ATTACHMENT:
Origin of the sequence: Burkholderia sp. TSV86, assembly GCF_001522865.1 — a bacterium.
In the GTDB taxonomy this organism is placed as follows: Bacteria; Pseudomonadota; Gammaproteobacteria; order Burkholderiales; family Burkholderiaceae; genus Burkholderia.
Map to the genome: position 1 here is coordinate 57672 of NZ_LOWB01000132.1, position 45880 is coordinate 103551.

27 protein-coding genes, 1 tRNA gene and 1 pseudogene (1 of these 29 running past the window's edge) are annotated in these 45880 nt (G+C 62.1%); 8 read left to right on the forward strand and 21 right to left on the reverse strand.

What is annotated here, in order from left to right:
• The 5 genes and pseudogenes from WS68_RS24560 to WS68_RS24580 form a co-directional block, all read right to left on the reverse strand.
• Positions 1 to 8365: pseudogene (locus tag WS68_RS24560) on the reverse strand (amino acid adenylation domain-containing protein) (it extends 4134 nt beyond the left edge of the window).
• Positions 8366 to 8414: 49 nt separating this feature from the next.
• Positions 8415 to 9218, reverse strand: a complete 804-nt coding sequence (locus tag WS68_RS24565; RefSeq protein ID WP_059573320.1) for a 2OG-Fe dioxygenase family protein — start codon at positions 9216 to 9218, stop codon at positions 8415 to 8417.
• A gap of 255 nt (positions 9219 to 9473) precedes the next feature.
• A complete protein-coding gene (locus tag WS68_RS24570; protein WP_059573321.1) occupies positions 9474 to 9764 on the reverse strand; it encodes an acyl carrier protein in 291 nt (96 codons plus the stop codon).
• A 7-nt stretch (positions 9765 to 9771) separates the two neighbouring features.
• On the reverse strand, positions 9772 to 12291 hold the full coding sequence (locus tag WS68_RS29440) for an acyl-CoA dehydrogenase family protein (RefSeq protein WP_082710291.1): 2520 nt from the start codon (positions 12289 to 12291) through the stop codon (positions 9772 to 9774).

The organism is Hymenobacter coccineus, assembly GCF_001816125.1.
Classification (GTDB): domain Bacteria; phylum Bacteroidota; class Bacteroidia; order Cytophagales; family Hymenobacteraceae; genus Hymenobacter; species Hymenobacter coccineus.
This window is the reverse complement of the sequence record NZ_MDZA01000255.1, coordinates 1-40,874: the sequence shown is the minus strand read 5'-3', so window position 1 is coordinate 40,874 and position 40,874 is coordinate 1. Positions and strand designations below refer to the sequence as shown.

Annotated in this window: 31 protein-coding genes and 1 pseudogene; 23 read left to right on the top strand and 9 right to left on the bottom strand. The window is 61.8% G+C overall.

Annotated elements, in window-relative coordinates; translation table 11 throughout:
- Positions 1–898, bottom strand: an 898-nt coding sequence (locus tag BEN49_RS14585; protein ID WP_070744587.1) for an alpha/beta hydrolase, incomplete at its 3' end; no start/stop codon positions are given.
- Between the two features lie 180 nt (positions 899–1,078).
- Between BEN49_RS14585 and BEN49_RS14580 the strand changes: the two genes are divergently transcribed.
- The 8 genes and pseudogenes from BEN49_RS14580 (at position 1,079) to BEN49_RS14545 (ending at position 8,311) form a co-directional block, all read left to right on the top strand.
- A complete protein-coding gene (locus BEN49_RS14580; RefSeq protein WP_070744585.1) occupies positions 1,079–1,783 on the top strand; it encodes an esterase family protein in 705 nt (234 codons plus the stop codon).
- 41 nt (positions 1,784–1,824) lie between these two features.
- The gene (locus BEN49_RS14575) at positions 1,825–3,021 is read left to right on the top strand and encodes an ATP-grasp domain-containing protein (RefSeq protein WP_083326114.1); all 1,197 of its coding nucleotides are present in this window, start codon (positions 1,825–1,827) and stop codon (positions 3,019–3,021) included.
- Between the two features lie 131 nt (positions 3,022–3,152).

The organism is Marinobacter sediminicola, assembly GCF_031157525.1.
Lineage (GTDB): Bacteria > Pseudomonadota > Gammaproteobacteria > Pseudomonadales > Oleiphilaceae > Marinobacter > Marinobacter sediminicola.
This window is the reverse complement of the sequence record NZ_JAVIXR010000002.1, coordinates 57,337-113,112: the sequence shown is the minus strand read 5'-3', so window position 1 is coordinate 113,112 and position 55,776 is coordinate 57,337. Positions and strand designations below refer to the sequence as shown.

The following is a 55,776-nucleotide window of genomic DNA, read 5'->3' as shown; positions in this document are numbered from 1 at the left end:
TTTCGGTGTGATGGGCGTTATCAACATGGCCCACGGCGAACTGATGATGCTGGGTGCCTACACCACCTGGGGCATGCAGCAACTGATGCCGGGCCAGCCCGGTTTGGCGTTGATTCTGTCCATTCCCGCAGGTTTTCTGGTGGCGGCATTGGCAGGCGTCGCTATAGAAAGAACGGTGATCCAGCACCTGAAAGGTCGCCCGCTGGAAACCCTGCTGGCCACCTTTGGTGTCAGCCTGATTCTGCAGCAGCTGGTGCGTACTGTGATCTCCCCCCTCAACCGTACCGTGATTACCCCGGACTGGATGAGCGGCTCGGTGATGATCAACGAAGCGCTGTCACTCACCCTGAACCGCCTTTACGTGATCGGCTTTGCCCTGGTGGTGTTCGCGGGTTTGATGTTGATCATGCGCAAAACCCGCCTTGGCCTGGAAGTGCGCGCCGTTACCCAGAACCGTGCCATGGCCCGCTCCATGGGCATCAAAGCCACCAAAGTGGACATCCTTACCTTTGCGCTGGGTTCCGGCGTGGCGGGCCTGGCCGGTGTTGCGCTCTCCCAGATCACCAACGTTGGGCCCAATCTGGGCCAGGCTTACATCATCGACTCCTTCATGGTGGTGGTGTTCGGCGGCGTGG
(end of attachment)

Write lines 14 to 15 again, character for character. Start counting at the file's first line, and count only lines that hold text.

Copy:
The organism is Hymenobacter coccineus, assembly GCF_001816125.1.
Classification (GTDB): domain Bacteria; phylum Bacteroidota; class Bacteroidia; order Cytophagales; family Hymenobacteraceae; genus Hymenobacter; species Hymenobacter coccineus.